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Top Chinese computer expert told to leave UK: Academic told job should go to European

A LEADING Chinese computer academic has been ordered to leave Britain within a month on the ground that his job should be given to a citizen of the European Union.

Dr Xu Li-Quin, who has been working in Britain for more than four years, is regarded as one of the world's leading experts on artificial intelligence. His prospective employer said yesterday that it was very disappointed by the Government's decision.

Dr Xu, who has bought a house with his wife in southern England, was told by the Home Office on 15 June that he would have to leave Britain within a month. 'Everything is here,' he said. 'I've been working for four years and paying tax. And I have nowhere to go, and no job to go to.'

The Home Office said it could not comment on individual cases but added that it was normal to expel illegal immigrants to leave within 28 days. A spokesman said: 'If he has a problem then he should contact us.'

The Department of Employment, which rejected his work permit application, said it was unable to comment on the case or to confirm that Dr Xu has no right to appeal against the decision.

The decision, which will fuel concern about the sense of the Government's immigration policy, has been denounced by other academics. Graham Tattersall, a lecturer at the University of East Anglia, has called on John Gummer, his local MP, to intervene. 'You will not want us to shoot ourselves in the foot yet again by throwing away a much-needed talent,' he wrote in a letter of 20 June - to which there has been no reply.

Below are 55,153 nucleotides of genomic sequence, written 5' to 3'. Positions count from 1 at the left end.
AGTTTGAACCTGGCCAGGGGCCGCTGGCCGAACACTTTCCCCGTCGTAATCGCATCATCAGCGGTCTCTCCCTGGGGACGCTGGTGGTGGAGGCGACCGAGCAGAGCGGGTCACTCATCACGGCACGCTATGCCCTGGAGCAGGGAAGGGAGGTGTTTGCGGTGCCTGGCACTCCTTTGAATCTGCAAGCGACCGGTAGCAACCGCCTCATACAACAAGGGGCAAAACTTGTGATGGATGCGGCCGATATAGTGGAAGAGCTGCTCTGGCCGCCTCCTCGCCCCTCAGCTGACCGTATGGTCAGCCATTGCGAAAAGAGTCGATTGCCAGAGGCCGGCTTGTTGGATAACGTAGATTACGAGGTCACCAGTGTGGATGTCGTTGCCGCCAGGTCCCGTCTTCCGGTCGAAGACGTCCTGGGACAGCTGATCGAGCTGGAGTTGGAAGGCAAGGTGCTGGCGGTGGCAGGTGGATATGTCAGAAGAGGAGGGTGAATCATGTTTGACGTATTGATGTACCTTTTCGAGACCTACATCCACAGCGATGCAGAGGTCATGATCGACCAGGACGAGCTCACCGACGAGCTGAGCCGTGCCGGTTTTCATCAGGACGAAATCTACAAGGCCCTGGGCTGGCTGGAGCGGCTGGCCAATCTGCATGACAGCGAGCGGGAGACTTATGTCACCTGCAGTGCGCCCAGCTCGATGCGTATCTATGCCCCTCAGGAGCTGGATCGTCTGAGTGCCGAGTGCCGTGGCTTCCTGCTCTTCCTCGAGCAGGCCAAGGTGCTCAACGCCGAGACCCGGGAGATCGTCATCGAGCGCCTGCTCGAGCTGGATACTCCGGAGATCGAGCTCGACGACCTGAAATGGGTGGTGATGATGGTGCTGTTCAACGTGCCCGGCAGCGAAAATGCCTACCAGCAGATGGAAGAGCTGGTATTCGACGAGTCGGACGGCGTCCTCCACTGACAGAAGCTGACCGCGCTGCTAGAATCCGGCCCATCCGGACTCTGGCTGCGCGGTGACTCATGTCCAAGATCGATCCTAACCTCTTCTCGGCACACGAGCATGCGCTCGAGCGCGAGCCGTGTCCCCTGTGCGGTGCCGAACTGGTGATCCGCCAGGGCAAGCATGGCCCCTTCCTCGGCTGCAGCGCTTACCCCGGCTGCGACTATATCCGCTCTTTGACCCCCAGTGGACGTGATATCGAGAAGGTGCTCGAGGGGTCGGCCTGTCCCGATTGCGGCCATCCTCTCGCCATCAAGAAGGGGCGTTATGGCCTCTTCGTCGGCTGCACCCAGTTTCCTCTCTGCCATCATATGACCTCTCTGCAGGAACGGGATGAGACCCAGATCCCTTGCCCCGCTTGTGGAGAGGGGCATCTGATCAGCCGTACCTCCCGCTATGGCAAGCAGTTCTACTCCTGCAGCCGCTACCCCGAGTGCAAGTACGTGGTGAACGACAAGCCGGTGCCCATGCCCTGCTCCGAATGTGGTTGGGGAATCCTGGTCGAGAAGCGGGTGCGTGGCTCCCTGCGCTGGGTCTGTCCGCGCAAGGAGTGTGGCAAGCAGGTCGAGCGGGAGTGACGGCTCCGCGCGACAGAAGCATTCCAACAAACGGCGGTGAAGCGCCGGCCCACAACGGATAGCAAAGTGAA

The University of Abertay in Dundee, which had offered Dr Xu a job as lecturer in computer science, condemned the decision. 'We appoint the best candidates for a job and we are very disappointed by this,' said David Hogarth, an assistant principal.

He said Dr Xu had been selected because other candidates, some from European countries, were not as good. The university had applied on Dr Xu's behalf for a work permit in March. Two months later, the Home Office said the application had been rejected because the role should be filled by an applicant from the EU. The university has extended its offer by a month in the hope that the Government will reconsider.

The university offered him the job because he had a 'uniquely suitable mix of skills' and 'wide experience of artifical neural network techniques'. British candidates were considered inferior.

Dr Xu, 32, came to Britain from China in 1990, when he was awarded a Royal Society/British Telecom research fellowship at the University of East Anglia. When the fellowship ended, he worked at the University of Sussex, and then King's College, London.

Dr Xu said: 'I have worked hard here and I hope I have made some contribution to science in this country, and then I am told to leave within a matter of days. It is very sad for me.'

Mr Tattersall said: 'This appears more like the actions of an East European state in the 1970s than the actions of a country in which I could feel pride'. (Photograph omitted)